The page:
In April 2016, the Braves and Sarasota County officials announced they were in formal negotiations.[13] The Braves and Sarasota County began discussing a 100- to 150-acre site in the West Villages master-planned community in North Port.[4]

Braves choose North Port

In January 2017, the Braves and Sarasota County announced that they had entered formal negotiations.[1] Plans for the project show a $125 million complex on about 70 acres.[1][7][14] Six weeks after the Braves entered exclusive negotiations with Sarasota County, Fla., about a new spring-training facility, the parties reached agreement on the key terms of a proposed deal.[4] The term sheet describes a $75.4 million facility to be built in the city of North Port and funded by Sarasota County, the state of Florida, North Port, the Braves and a private developer.[4]

The future location of the Braves spring training complex is currently 70 acres of undeveloped land in the West Villages community of North Port, Florida
The future location of the Braves spring training complex is currently 70 acres of undeveloped land in the West Villages community of North Port, Florida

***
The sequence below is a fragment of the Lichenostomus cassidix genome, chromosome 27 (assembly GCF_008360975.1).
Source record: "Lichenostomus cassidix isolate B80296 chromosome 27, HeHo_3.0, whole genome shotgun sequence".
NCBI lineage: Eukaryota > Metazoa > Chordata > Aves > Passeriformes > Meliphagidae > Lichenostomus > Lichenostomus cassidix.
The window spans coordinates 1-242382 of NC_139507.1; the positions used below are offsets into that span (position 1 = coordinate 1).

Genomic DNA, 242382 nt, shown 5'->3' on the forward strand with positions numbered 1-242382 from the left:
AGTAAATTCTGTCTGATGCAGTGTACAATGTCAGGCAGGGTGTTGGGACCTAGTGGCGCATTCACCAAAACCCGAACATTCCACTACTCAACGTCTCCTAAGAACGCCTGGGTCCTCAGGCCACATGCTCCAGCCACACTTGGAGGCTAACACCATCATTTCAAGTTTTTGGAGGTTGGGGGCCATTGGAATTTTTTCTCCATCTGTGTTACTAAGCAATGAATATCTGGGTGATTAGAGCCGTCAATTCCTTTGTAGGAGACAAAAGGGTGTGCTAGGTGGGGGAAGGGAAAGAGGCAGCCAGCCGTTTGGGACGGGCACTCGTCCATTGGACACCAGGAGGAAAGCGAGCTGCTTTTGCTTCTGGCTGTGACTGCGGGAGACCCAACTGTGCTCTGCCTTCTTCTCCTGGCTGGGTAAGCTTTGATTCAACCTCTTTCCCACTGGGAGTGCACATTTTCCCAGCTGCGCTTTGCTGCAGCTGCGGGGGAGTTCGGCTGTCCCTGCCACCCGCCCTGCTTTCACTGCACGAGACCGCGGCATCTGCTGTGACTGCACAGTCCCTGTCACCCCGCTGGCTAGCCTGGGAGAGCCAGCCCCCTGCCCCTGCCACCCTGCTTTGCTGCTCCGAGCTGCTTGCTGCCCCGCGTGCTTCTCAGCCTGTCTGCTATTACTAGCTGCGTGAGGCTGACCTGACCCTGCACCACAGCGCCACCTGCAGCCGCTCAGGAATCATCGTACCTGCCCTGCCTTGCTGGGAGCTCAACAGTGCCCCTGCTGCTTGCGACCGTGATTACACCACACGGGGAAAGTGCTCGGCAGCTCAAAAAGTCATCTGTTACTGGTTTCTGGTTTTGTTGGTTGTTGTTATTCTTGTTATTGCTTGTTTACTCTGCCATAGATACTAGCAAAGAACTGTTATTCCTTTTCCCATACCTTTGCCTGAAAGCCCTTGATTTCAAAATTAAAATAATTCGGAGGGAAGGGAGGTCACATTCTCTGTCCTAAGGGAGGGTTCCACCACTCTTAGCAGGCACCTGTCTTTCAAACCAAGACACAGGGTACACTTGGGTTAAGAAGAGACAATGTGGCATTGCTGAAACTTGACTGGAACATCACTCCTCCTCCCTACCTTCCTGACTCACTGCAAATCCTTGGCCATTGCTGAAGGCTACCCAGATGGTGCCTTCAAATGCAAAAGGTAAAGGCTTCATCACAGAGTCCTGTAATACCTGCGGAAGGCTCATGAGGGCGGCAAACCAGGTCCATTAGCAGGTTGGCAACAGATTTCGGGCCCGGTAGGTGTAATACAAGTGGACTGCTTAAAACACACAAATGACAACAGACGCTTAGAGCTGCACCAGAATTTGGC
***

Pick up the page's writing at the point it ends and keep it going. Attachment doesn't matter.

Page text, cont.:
City and County Approval

On February 28, 2017 the planned deal for a new Atlanta Braves spring training stadium received its first approval.[15] The initial agreement, known as a term sheet, outlines some of the basic finance, construction and operating commitments for baseball stadium.[15] The Sarasota County Commission voted 4-1 to approve the terms, but only after commissioners raised serious questions about naming rights for the would-be stadium and public access to its numerous baseball and multi-use fields.[15] Although other commissioners seemed to support her concerns, no amendments were made to the terms, which now still include that the team is to retain revenues from naming the stadium.[15] Ultimately, commissioners agreed, there is more negotiating to be done and time to refine public access issues in the series of agreements due before the board in coming months.[15]